Digital Copyright Infringement, Peer-to-Peer, and File Sharing at KUMC
Why pay for something when you can get it for free? The answer is "when not paying breaks the law". Downloading the latest album from your favorite artist or having a friend make a copy for you on CD instead of paying for it can get you both into big trouble for copyright infringement. This site is devoted to educating KUMC faculty, staff and students about what constitutes digital copyright infringement and its consequences, what role peer-to-peer technology plays, and the University's stance on both.
What is copyright infringement?
Copyright infringement is the act of violating the exclusive rights of a copyright owner. Examples include copying or performing a work without the copyright owner's permission, or creating a work of one's own that derives from a copyrighted work. KUMC is committed to insuring that intellectual property rights belonging to the creators of original works are protected. Visit the Copyright Office website for more information, including KUMC's Copyright Policy and Guidelines.
What is file sharing?
File sharing is a general term for sharing digital files electronically. These files could be music or other audio recordings, movies, television shows, games or other computer software, or any other type of digital file.
Sharing any file of a work that you did not create yourself as an original work, that is not in the public domain, and for which you do not have permission to share, is a crime and can have serious consequences. Sharing in this context includes everything from sharing a multitude of files over peer-to-peer networks to copying a single work for a friend.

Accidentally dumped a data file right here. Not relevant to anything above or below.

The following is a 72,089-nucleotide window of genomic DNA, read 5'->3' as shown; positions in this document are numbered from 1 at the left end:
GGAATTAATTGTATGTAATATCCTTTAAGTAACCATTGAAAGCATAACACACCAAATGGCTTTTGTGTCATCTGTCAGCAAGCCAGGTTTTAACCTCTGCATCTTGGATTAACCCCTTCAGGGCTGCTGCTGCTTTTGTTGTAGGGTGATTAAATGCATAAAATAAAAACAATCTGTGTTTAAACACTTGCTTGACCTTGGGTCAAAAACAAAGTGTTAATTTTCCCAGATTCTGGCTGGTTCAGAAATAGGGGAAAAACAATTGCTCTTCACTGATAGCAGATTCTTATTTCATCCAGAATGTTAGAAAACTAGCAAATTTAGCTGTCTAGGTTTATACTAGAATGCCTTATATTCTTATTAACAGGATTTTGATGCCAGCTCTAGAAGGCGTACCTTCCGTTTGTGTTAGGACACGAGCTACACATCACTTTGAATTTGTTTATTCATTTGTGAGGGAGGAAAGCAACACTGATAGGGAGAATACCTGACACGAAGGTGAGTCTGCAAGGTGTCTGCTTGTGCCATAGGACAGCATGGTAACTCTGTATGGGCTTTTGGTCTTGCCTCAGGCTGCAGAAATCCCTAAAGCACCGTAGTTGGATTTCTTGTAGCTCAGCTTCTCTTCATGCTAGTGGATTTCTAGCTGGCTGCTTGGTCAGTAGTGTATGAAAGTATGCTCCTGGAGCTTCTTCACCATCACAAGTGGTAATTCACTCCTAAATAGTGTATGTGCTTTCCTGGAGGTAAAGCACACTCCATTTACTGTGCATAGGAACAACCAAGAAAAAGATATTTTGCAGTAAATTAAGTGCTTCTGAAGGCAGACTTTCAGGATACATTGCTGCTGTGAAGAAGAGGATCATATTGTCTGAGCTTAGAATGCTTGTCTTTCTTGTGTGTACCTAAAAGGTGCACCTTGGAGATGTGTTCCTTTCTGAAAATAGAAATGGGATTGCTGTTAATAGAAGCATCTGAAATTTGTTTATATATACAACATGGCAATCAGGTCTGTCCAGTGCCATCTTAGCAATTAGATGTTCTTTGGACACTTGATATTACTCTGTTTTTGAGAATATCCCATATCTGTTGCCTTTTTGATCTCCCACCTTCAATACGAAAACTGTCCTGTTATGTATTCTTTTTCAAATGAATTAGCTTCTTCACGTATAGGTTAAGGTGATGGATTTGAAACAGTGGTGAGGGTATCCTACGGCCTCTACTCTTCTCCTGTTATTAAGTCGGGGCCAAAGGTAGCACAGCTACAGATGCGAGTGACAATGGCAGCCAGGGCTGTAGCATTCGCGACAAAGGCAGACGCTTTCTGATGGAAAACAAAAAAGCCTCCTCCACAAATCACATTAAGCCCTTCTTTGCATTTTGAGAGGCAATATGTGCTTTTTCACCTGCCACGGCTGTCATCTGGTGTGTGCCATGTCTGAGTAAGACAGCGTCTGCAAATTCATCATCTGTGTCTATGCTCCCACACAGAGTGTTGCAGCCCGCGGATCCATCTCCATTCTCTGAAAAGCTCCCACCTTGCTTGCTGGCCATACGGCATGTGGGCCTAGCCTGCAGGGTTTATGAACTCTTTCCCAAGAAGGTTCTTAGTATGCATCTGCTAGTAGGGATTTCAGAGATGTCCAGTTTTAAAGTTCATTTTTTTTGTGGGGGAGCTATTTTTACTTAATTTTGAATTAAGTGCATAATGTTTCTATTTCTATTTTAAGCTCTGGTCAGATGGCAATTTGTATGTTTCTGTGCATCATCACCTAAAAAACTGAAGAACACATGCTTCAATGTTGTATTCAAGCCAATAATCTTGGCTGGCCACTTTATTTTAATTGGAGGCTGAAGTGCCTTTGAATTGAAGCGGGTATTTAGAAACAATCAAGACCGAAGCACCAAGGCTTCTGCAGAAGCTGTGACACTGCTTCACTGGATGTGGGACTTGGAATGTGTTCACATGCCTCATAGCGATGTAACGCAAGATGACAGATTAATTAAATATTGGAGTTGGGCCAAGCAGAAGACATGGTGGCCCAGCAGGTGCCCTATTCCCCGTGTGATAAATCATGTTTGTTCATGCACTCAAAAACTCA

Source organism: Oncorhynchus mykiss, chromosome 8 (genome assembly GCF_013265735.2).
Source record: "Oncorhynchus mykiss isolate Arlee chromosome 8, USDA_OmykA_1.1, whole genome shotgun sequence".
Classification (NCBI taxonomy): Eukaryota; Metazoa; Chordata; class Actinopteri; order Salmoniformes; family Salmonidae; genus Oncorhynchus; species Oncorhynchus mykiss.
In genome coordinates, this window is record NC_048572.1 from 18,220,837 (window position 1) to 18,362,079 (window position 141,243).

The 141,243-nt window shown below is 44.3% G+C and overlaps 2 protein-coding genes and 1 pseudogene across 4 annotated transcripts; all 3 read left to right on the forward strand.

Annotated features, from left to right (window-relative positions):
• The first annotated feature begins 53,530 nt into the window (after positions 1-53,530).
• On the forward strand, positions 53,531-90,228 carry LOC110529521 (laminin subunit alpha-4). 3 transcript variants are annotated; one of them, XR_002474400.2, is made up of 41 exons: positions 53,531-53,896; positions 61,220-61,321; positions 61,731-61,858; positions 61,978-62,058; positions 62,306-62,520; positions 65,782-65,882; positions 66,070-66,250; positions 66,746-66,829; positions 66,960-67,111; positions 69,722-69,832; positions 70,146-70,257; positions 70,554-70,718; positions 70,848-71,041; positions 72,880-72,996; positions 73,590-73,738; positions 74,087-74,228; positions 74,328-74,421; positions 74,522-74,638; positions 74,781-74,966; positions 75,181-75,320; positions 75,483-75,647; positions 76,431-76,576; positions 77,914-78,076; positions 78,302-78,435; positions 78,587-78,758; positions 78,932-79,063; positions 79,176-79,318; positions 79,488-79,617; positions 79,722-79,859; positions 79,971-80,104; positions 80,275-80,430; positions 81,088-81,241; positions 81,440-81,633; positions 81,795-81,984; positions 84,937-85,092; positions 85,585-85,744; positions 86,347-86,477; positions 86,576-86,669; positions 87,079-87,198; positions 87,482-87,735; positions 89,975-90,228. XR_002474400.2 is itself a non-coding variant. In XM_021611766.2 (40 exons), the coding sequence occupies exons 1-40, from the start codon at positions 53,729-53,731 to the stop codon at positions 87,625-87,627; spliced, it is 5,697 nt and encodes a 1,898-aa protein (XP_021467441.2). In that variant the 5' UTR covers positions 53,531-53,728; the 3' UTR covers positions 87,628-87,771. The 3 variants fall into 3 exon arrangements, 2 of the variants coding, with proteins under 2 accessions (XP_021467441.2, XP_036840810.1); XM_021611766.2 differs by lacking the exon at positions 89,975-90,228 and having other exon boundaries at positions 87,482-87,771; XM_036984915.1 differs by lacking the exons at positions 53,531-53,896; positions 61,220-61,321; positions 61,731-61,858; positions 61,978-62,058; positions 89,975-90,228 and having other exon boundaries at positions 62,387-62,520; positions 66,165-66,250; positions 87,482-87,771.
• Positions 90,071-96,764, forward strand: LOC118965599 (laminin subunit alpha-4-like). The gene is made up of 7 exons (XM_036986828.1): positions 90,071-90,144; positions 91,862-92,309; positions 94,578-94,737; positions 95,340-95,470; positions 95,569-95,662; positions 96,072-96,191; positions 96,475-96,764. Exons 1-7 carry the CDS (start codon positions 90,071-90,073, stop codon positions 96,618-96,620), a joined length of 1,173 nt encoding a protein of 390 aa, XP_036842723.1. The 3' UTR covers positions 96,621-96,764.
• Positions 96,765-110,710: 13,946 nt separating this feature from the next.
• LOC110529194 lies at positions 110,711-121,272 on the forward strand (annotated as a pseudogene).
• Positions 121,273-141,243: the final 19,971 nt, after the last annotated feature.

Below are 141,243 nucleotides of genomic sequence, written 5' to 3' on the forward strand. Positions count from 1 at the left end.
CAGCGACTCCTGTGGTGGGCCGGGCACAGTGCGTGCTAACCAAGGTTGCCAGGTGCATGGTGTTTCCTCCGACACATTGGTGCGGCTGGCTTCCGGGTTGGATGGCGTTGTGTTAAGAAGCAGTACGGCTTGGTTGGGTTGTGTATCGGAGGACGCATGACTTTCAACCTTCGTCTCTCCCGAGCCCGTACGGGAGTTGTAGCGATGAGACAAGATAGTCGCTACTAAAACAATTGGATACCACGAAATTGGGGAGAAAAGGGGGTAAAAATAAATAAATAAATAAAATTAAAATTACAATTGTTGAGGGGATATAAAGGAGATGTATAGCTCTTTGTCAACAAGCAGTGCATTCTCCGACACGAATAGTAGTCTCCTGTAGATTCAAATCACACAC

What is peer-to-peer?
Peer-to-peer (P2P) is a method of file sharing that allows millions of computers connected to the Internet to trade digital files with each other. By installing P2P software, you can easily scan for shared files on these computers and download the file of your choice. You can also share files or your entire hard drive so that others can download your files.
While P2P can have legitimate uses, the most predominant use is to find and download copyrighted movies, music, software and information. Both sharing and downloading copyrighted material that you do not have the right to share is a form of copyright infringement, as it violates the copyright holders' exclusive rights to copy and distribute their work.
One common misconception about P2P is that it's anonymous because you don't have to register or provide a name or email address. However, that's a falsehood - it is not anonymous, not secret, and your actions can be traced back to you. Additionally, installing P2P software can be very risky because many of these applications are bundled with spyware or other malicious programs that can compromise your computer's security. By installing these programs, you risk damage to your computer and files by viruses or malicious files, accidentally or unknowingly sharing private files on the Internet, or even the use of your computer in another illegal activity (such as identity theft, sending spam, or attacking other computers.)